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Why the Building Trade Needs a Lesson in IP
The various trades engaged in building projects increasingly need their gear to connect to the company network, but handing out IP addresses to anyone that wants one isn't exactly a best practice.
"Show me" has new meaning when dealing with some of these trade connections. You might think, for instance, that an international firm that manages power plants and HVAC systems would understand the need for system security. Think again. I recently worked with one that was using Web server port 80 to access and manage these wares -- not cool!
In fact, that was so uncool that I disabled the platform's assigned IP. Anyone sniffing public IPs could have landed on the platform’s splash page, complete with instructions for downloading the client software for managing the gear. Maybe the thinking was that transient visitors would never figure out "ADMIN" and the password -- but you know they would. Even if not, anybody who wanted to cause problems could do other things to stir the nest.
In two other surprising twists, I found that the password management software for a security/access control system and a unified communications system would not allow users to create passwords using special characters. Use of weak password mechanisms means these two systems aren't protected as well as they might be, and it makes me wonder about what other wares might get introduced to company networks without any questions or discernment.
Network managers should not be leaving these types of decisions up to those working on a building project. Rather, they need not only to question accessibility from the public side but also determine how to lock down access from within the company. This is when virtual LANs can prove really beneficial by prohibiting access from one VLAN to another -- you don't want employees stumbling on any of these systems, either.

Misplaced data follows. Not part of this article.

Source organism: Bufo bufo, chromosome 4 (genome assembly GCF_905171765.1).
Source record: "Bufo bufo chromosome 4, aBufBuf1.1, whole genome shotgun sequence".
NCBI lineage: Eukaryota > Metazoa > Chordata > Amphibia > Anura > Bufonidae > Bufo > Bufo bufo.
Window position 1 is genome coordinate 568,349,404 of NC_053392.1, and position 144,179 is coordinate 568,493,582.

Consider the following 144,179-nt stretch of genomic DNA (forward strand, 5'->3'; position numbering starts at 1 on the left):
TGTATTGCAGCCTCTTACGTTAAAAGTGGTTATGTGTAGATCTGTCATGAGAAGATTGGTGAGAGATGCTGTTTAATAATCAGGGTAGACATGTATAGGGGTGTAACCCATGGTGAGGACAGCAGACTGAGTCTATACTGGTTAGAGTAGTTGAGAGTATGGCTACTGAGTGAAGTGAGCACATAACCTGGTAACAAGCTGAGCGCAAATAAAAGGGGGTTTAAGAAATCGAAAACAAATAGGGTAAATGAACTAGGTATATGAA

Problems can crop up, too, when replacing landline phones in elevators with 2500 analog telephone adapters. ATAs, because they're dependent on the LAN and WAN, are vulnerable to network issues. But using cellular gateways can be worse. These are sometimes installed without adequate vetting, and the signal is often so weak that it's unreasonable to expect call completion within the core areas of some buildings. Needless to say, this can be a real safety issue.
Besides these problems, I've also noticed that the trades tend to adopt LAN switches and other IT gear really meant for use in home networking and among hobbyists. It's not enterprise class, in other words. Then many of these systems operate without power protection and battery backup.
Again, network managers must screen and scrutinize gear before allowing it to connect to networks. The network might be a utility, but it carries an important load that has significant business impact.